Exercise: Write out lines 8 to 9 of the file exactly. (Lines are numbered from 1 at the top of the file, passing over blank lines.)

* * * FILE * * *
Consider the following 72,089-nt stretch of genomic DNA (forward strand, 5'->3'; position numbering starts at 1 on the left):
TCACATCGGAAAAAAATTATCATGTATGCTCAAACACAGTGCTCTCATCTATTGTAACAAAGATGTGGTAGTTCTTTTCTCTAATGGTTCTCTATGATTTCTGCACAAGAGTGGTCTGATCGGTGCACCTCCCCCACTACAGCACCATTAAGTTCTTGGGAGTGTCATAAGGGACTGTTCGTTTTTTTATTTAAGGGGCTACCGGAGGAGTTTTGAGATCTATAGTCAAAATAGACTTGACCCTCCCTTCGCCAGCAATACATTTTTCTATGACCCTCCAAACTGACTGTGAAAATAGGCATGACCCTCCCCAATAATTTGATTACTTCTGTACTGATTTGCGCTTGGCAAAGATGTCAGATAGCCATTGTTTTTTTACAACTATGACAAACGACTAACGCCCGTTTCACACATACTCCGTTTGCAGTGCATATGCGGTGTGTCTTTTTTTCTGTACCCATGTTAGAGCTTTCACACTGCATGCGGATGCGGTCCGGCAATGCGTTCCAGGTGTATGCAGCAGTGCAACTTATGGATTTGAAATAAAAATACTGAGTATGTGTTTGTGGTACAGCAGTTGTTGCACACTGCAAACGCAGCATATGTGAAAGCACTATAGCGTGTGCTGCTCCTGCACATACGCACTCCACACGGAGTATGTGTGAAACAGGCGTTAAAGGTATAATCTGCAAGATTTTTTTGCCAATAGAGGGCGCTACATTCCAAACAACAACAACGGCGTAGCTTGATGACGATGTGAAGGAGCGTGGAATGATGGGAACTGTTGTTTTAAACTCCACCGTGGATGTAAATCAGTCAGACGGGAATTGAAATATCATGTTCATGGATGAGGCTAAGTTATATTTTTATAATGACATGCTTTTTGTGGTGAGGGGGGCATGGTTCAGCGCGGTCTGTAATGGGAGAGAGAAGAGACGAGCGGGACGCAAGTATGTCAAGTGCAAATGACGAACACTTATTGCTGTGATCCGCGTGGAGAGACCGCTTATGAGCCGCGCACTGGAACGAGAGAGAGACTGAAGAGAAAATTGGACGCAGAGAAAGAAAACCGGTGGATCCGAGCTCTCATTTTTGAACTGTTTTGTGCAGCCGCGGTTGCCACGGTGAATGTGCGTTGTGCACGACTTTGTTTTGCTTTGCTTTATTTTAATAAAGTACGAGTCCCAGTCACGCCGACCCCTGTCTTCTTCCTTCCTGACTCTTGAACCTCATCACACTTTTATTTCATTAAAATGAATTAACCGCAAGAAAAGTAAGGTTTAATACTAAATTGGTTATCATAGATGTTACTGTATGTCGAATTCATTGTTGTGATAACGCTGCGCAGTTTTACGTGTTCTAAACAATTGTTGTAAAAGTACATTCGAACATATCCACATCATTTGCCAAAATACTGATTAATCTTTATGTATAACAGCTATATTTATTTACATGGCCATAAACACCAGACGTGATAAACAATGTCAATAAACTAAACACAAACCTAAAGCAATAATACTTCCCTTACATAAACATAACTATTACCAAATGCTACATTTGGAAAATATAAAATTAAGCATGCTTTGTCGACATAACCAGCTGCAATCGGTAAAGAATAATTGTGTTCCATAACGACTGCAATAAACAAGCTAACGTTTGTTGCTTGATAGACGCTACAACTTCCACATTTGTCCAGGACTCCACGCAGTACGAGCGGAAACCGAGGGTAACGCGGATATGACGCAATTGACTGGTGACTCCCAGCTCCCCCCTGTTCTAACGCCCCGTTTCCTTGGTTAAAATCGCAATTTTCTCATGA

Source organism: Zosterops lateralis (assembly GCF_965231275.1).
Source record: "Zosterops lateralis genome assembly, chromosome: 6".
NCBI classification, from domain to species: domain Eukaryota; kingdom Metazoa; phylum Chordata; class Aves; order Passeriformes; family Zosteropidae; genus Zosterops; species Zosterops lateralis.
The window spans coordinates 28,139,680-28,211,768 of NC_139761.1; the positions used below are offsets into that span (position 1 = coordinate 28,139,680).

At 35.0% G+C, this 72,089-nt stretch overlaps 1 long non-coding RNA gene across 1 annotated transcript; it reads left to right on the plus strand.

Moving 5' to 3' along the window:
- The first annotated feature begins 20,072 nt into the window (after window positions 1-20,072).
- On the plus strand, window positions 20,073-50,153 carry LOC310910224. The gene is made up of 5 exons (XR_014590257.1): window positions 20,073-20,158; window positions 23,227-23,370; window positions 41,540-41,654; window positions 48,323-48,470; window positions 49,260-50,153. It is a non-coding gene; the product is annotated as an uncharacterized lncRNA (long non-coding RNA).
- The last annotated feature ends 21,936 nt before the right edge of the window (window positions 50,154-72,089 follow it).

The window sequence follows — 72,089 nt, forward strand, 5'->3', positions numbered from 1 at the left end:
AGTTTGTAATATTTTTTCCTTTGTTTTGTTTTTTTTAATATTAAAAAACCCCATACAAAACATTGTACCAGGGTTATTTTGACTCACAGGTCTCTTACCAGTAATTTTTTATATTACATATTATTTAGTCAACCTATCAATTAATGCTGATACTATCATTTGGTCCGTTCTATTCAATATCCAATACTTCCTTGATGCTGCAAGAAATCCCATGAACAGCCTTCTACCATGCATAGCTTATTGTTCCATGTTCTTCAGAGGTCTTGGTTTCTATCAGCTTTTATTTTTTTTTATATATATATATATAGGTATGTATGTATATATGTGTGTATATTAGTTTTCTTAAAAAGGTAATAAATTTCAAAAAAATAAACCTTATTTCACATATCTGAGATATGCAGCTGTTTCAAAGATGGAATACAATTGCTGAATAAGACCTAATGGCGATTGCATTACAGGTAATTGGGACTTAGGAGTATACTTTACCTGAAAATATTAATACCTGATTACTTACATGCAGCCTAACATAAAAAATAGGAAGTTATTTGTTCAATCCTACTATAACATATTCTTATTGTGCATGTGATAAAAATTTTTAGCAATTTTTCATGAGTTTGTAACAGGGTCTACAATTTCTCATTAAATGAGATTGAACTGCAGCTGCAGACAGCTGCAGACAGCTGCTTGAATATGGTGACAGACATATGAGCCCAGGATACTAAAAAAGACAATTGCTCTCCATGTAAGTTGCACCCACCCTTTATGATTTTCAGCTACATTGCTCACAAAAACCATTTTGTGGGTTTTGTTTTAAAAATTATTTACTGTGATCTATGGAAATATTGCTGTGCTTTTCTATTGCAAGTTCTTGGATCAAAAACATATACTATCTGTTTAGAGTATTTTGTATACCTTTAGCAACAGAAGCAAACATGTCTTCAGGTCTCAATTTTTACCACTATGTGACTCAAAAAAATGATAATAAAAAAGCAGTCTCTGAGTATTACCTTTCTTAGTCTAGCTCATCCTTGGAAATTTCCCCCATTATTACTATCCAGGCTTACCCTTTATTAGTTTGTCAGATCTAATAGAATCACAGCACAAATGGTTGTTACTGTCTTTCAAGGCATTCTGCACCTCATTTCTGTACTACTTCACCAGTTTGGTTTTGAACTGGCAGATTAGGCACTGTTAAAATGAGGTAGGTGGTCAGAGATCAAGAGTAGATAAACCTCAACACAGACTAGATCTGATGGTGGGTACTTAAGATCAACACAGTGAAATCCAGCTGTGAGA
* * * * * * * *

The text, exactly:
Moving 5' to 3' along the window:
- The first annotated feature begins 20,072 nt into the window (after window positions 1-20,072).